This is a common misconception which the likes of Vegas and Atlantic City would love everyone to continue to believe. There are no jurisdictions in the United States in which card counting (without the use of any devices) is illegal. Additionally, a casino has no right to take back any winnings which were legally obtained. In Nevada, casinos *are* permitted to deny you entrance or ask you to leave if they suspect you may be a card counter. AFAIK, they are also free to share ban lists with other casinos as they see fit. In New Jersey, casinos are not even allowed to go this far. Players may not be denied entrance simply because they are too skilled (see Uston v. Resorts International Hotel, Inc.).
  • Re:double standard (Score:5, Informative)

    by Kitkoan (1719118) on Thursday January 06, 2011 @07:45PM (#34784826)
    Because the Gaming Commission isn't really interested hear this information. Its like the Diebold voting machines during elections. They were known to be faulty, documented to be faulty and had been warned many times that they are faulty and should never be used because of all the issues and problems that had. And they were used multiple times in multiple voting situations. At the end of the day they are more concerned in who is paying their fee's and not how it effects the public.
  • Re:Idiotic Summary (Score:4, Informative)

    by Samalie (1016193) on Thursday January 06, 2011 @08:19PM (#34785230)

    I surmise that the slot machines, or at least progressive (and networked) slot machines, are deterministic to a point. The House knows about when the jackpot will be paid out and where. They're not totally random, and they do want to not pay off several huge jackpots in a short span of time.

    Nope, not the case, because that WOULD be illegal. Every single roll of the random number generator must legally be "random" (or as pseudo-random as random number generators are capable of getting), which basically means every spin has to have the exact same 1 in whatever chance of hitting the jackpot.

    The "joy" of these progressive machines though is simply...the house always wins, even if they had a sudden rash of wins in a short period of time, because the jackpot re-seeds at some arbitrairly low-ish number, not at the same amount as was just paid out. The permutations and house edge % programmed into the payout tables for the RNG take care of generating re-seed money.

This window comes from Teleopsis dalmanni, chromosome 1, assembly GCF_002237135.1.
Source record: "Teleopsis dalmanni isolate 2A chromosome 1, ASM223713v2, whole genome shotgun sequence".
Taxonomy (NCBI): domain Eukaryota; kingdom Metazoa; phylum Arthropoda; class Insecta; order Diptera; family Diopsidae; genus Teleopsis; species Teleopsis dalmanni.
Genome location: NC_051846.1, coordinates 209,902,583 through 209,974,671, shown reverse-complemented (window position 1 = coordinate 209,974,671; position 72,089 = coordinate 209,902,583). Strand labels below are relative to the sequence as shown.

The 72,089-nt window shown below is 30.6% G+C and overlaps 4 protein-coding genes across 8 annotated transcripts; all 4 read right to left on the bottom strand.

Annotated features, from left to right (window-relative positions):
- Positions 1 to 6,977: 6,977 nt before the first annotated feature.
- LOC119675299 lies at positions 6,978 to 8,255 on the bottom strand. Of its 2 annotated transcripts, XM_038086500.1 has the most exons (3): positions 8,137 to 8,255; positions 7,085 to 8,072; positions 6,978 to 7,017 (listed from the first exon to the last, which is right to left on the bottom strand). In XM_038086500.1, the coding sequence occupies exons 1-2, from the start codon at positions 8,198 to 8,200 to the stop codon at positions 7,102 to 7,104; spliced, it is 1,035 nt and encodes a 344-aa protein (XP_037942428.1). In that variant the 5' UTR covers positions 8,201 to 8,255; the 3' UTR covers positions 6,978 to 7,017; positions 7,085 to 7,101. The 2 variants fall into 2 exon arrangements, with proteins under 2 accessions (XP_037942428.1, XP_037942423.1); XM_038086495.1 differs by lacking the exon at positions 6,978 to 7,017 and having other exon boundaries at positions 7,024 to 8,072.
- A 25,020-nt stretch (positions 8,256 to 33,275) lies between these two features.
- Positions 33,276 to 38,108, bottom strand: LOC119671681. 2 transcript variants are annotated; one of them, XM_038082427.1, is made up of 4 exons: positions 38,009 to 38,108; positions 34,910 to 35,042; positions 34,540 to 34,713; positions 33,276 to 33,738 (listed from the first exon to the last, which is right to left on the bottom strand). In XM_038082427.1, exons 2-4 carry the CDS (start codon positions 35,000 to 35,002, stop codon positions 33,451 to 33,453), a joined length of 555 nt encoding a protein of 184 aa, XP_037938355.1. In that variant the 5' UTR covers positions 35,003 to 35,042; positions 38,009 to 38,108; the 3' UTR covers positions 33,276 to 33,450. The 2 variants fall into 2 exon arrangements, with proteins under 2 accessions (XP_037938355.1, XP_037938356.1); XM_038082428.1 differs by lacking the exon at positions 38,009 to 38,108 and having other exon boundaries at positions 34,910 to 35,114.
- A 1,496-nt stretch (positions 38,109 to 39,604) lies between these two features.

Basically, the algorithms are all in place, and all this is stitistically accounted for. The principle of gambling is that in the short term, every game/slot machine/etc has a chance of you hitting a jackpot, and/or winning some money, over losing. In a small number of trials, any statistically improbable event can happen. In the long term (millions and millians of trials) the house takes anywhere from 1 to 20% per trial.

  • by Pollardito (781263) on Thursday January 06, 2011 @08:20PM (#34785240)
    He should have quoted more of the story [post-gazette.com], because it wasn't brightness or volume that was the issue:

    The pair, according to police, had knowledge of a software glitch in one of the high-bet slot machines. In order to expose the glitch, a special "double-up" feature had to be internally activated. The men persuaded casino technicians to alter "soft" options on the machines, such as volume and screen brightness controls. Such perks aren't unusual for high-rollers, who can wager anywhere from a few hundred to thousands of dollars in one day.

    One Meadows employee, who was not criminally charged or accused of wrongdoing, agreed to enable the double-up feature on the machine with the glitch.

    Normally, such a feature would allow a player to risk doubling his winnings or potentially losing them all. The double-up feature isn't usually enabled on the machines in part because it's unpopular with most gamblers, who are unwilling to risk large amounts of money.

    Read the story and you'll see that there's a lot more to it then just his preferences. For instance he was using a third-party to cash in winnings that he knew would raise eyebrows.

  • Re:double standard (Score:5, Informative)